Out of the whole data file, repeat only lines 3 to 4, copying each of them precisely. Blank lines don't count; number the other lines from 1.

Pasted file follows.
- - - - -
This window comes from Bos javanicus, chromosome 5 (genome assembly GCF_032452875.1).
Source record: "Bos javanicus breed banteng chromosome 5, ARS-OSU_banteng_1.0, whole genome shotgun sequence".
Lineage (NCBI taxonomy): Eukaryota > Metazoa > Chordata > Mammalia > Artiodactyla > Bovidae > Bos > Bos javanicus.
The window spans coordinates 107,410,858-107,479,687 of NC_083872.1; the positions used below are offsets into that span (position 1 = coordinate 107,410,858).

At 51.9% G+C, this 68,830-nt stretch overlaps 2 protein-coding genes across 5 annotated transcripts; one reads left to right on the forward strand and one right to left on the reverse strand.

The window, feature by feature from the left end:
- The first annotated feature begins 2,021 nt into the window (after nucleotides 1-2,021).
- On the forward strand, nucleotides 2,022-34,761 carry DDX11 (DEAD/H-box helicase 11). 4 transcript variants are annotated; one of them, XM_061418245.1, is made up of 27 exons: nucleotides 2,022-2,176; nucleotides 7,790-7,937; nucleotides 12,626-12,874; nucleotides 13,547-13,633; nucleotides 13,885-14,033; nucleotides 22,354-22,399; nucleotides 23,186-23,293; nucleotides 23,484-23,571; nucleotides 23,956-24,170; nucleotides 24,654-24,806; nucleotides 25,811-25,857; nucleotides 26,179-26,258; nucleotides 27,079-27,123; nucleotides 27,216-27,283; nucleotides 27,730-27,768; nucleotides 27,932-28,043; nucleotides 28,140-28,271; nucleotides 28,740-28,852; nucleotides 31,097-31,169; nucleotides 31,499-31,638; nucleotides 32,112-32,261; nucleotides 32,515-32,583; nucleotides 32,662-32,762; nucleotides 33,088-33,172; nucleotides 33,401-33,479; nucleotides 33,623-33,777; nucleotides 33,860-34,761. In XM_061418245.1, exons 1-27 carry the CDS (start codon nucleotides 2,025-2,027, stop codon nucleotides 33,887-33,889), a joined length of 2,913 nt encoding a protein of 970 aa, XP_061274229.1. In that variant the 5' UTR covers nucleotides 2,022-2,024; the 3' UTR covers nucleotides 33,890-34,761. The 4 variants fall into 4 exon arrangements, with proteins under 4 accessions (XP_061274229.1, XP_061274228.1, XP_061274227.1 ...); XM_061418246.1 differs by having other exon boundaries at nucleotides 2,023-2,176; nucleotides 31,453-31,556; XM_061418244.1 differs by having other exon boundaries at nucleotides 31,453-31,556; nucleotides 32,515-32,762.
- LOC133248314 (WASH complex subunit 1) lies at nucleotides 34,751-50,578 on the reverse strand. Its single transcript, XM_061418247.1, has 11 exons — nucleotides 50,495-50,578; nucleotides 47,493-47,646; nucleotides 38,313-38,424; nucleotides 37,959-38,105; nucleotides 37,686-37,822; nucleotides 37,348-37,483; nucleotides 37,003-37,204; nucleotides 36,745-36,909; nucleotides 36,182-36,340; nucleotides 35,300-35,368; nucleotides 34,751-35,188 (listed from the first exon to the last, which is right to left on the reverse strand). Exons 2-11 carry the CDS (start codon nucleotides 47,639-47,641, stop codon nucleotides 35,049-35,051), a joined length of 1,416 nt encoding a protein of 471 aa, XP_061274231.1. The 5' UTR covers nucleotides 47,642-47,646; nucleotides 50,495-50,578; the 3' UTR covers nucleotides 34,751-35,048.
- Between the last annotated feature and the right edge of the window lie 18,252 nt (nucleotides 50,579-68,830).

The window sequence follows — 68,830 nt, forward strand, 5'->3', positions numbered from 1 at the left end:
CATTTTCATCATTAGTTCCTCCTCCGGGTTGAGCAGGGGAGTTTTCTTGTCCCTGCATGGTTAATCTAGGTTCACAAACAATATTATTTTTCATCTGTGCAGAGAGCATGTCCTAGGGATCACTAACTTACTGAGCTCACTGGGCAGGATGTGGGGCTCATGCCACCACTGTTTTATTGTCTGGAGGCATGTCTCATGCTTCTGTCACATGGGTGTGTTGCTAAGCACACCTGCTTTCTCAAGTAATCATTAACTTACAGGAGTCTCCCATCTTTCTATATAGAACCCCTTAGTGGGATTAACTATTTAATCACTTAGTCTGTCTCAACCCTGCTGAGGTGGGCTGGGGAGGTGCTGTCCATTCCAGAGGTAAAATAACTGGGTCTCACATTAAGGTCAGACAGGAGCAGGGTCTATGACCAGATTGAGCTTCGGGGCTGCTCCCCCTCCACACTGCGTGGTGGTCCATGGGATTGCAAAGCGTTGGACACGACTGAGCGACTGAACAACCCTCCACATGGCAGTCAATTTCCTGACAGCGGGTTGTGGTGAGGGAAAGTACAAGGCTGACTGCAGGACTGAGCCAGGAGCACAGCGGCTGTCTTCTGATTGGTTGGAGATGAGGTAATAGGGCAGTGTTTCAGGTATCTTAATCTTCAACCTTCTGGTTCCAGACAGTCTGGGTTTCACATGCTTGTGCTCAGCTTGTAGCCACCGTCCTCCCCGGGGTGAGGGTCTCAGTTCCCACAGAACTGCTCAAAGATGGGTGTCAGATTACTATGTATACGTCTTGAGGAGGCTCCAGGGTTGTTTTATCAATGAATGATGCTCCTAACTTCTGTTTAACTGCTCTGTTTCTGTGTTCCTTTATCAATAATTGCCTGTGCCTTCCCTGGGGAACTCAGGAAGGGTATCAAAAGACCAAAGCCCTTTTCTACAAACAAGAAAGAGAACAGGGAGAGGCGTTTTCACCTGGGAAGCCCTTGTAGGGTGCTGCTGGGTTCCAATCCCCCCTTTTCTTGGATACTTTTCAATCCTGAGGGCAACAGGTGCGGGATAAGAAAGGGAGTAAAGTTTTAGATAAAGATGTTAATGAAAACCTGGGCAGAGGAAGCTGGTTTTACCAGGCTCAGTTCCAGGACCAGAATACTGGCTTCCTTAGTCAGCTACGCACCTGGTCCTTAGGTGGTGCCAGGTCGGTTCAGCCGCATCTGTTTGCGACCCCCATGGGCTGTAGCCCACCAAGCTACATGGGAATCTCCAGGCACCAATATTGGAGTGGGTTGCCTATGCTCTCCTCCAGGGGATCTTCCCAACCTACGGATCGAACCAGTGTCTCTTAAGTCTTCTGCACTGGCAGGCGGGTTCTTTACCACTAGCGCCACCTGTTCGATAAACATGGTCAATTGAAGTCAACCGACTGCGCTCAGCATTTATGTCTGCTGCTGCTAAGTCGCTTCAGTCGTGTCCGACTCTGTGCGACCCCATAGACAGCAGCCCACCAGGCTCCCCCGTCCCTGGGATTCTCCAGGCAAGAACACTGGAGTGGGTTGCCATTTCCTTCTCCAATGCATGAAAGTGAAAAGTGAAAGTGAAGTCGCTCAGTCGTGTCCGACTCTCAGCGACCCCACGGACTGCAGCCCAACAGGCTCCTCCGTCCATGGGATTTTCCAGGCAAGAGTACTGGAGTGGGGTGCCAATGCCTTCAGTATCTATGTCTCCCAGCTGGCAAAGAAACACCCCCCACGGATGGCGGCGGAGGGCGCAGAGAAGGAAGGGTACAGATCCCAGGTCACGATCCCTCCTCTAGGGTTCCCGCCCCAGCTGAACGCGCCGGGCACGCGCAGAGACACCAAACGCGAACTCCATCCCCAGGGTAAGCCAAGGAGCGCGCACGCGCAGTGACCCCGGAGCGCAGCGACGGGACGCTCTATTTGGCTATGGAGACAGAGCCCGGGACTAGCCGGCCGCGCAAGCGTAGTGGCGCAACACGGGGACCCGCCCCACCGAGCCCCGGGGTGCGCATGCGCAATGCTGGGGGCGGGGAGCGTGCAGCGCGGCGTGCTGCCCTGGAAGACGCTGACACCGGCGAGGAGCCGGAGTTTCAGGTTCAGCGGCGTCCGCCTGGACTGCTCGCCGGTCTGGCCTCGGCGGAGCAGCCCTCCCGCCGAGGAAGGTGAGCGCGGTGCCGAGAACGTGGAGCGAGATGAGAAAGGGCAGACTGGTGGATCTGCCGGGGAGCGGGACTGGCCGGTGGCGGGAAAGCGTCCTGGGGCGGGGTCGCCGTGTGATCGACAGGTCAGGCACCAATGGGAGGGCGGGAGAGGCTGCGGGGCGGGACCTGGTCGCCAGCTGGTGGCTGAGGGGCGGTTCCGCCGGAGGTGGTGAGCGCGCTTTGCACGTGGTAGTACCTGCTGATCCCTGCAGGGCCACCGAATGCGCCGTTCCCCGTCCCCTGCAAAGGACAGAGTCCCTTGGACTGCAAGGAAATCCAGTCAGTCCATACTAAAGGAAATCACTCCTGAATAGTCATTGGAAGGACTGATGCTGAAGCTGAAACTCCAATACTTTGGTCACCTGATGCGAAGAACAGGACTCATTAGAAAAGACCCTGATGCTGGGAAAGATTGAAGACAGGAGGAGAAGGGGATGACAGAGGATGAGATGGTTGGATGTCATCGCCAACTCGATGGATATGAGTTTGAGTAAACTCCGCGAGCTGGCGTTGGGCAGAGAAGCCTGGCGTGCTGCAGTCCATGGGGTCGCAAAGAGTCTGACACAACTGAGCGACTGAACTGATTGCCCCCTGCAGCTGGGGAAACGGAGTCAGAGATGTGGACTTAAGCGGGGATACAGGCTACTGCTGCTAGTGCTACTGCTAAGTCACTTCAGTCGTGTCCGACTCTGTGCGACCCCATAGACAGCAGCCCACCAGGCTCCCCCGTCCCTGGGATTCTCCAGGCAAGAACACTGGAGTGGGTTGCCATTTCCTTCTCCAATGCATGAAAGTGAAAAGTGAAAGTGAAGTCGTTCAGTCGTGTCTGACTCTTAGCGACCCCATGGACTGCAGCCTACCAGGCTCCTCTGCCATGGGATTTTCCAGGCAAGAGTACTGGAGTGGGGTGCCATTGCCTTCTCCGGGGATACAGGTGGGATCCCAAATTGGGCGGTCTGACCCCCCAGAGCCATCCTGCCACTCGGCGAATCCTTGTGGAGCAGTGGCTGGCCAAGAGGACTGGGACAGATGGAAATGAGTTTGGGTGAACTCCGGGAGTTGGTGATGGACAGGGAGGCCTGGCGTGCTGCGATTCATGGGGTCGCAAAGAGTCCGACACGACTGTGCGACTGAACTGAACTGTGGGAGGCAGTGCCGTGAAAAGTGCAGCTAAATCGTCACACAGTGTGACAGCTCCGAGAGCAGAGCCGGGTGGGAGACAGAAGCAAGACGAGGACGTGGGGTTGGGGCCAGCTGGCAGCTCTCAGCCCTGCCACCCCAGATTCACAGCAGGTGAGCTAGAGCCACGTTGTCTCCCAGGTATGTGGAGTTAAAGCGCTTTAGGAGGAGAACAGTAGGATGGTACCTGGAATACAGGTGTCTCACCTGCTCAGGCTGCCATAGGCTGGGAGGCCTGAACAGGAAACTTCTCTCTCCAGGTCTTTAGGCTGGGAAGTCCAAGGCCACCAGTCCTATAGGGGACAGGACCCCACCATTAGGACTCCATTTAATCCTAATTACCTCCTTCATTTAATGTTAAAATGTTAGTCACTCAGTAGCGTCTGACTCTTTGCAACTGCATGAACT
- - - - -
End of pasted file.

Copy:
Lineage (NCBI taxonomy): Eukaryota > Metazoa > Chordata > Mammalia > Artiodactyla > Bovidae > Bos > Bos javanicus.
The window spans coordinates 107,410,858-107,479,687 of NC_083872.1; the positions used below are offsets into that span (position 1 = coordinate 107,410,858).